Paul Bryce, PhD, assistant professor of allergy-immunology and microbiology-immunology, grew up in the small town of Gourock, Scotland, where his family ran a local grocery store. He studied at the University of Strathclyde in Glascow, where he earned an undergraduate honors degree in immunology and pharmacology. During his undergraduate summers, Bryce worked with Sir James Black, who won a Nobel Prize in 1988 for his pharmacology research and drug discovery. After spending a short time at a pharmaceutical company, Bryce obtained a PhD from the University of Manchester under the mentorship of Ian Hutchinson, PhD, DSc. He moved to the United States in 1999 to pursue post-doctoral work at Boston Children’s Hospital and became an instructor there in 2004. He came to Feinberg one year later.
Q: What brought you to Feinberg?
A: I knew I wanted to start my own research laboratory and pursue my research interests further, but I chose Feinberg over other offers for several reasons. One strong reason was seeing Bob Schleimer, a PhD qualified scientist, at the helm of the allergy-immunology division. This convinced me that Northwestern University was a progressive institution that recognized the important role research can play in medicine.
Another reason was the chance to attract high caliber PhD students through the Integrated Graduate Program and clinical fellows through our allergy-immunology fellowship program. I have been lucky to gather an outstanding team of young investigators from both tracks into my laboratory. I think it has created a dynamic environment where mechanism and medicine go hand in hand.
Q: What are your research interests?
A: My laboratory focuses on understanding why allergic responses occur and how our immune system is controlled during allergy. We have a focus specifically on food allergy, using both clinical studies and animal models, but we also explore airway and skin.
The food allergy work is driven by the simple, yet serious, concern from the medical standpoint: there are no good therapeutics available for affected individuals. The drugs used for asthma don’t seem to be particularly beneficial for food allergy. Most individuals rely on careful avoidance as their best option, which has obvious difficulties and impacts their quality of life tremendously.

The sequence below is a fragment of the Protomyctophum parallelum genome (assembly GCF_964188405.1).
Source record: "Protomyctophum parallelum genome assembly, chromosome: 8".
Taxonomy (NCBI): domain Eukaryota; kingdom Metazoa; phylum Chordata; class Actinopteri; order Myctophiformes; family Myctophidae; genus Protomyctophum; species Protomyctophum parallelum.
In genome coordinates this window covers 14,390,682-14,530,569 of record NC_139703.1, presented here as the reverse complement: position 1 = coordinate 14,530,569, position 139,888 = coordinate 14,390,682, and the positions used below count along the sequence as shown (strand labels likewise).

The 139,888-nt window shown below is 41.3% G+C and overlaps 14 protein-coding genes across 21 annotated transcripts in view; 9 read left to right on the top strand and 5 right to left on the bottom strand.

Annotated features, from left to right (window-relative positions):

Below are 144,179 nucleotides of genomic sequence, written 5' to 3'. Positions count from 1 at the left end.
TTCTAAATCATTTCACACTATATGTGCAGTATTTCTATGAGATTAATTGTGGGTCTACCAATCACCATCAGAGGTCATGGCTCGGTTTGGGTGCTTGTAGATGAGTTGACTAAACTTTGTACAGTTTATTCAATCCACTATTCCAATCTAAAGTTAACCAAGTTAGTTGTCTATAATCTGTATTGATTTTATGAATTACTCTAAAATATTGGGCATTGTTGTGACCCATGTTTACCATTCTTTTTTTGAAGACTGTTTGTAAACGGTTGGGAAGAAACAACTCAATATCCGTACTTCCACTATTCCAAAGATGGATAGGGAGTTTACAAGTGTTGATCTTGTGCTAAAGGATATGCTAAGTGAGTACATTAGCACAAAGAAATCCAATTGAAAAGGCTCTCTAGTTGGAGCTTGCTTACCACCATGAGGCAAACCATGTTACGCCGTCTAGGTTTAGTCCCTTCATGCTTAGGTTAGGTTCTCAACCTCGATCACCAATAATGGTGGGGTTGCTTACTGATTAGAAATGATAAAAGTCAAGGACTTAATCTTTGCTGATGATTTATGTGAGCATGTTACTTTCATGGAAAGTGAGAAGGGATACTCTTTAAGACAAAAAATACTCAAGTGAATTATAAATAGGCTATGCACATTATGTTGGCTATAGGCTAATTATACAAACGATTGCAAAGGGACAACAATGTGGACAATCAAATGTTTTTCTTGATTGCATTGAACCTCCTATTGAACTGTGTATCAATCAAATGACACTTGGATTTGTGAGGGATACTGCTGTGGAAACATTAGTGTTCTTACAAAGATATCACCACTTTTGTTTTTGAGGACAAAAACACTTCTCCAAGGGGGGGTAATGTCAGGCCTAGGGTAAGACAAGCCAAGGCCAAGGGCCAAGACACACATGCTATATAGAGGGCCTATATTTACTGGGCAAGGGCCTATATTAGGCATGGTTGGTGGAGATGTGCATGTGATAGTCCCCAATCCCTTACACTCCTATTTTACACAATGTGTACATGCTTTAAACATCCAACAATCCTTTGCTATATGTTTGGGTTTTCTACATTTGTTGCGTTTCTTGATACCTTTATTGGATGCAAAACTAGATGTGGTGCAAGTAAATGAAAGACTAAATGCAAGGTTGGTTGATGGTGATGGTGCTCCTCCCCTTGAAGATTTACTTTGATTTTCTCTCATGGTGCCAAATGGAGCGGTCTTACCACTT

We are just beginning to understand the mechanisms behind the differences between asthma and food allergy, and much of this stems from new animal models of food allergy, such as the one developed by Kirthana Ganeshan, a graduate student in my laboratory.
Anaphylaxis, the most serious reaction seen in food allergic individuals, accounts for more than 100,000 emergency room visits in the USA alone, and more than 150 deaths per year. The incidence and severity is also increasing. Our research allows us to explore ideas about why this might be occurring and helps us define ways we can develop new treatments.
Q: What types of collaborations are you engaged in across campus?
A: We have a wonderful collaboration with Nimi Gonsalves, MD, and her colleagues in the Division of Gastroenterology to study a relatively new allergic disease known as eosinophilic esophagitis. Nimi has been studying clinical interventions of these patients, including modulating the diet in those with food-induced responses. We have been able to integrate with her studies and explore some of the mechanisms behind this disease. On the more basic side of our work, Chia-Lin Hsu, a PhD student in my lab, has been working with Stephen Miller, PhD, and his group in the Department of Microbiology-Immunology to study a method of fooling the immune system that Steve and his team have shown to work on autoimmunity for its ability to restore tolerance to peanut. From Chia-Lin’s animal studies, we may have found a method to safely perform immunotherapy in peanut-allergic individuals, who, using current approaches available to clinicians, have a very high rate of adverse reactions to the treatment.
Q: What papers have you published and where?
A: 2010 turned out to be a rather surprising year for the lab, particularly on the paper front. A lot of the mechanistic questions we have in the lab are only now reaching their conclusions due to lots of hard work from my students and postdoc. The results should be published in 2011. However, while we have been getting these studies polished up, we have actually published a number of papers that are based on clinical studies, including one currently in press at the Journal of Allergy and Clinical Immunology. This was the work of Karen Hsu-Blatman, a clinical fellow in our program who has just moved to a faculty position at the Brigham and Women’s Hospital in Boston, and was part of our collaboration with Nimi Gonsalves and the Division of Gastroenterology. Another study was done by Toral Kamdar, who worked with us during her residency, but has now joined the allergy-immunology fellowship training program.
Q: Who inspires you?
A: My inspiration continues to lie with Sir James Black, who passed away last year. He was an incredible man to have met at the formative stage of my science career. On several occasions, he would call me into his office to “simply chat.” Looking back, it was during those now surreal meetings that I learned the importance of hard work, creative thought, and a love for discovery. I continue to be mentored almost daily by Bob Schleimer, albeit sometimes about my team picks in our fantasy football league! Having grown up in a different culture – even one that speaks English – has brought a number of unique problems relating to personal and professional interactions. Bob has been an amazing mentor in helping me grow and develop on these fronts, in addition to his scientific input and feedback.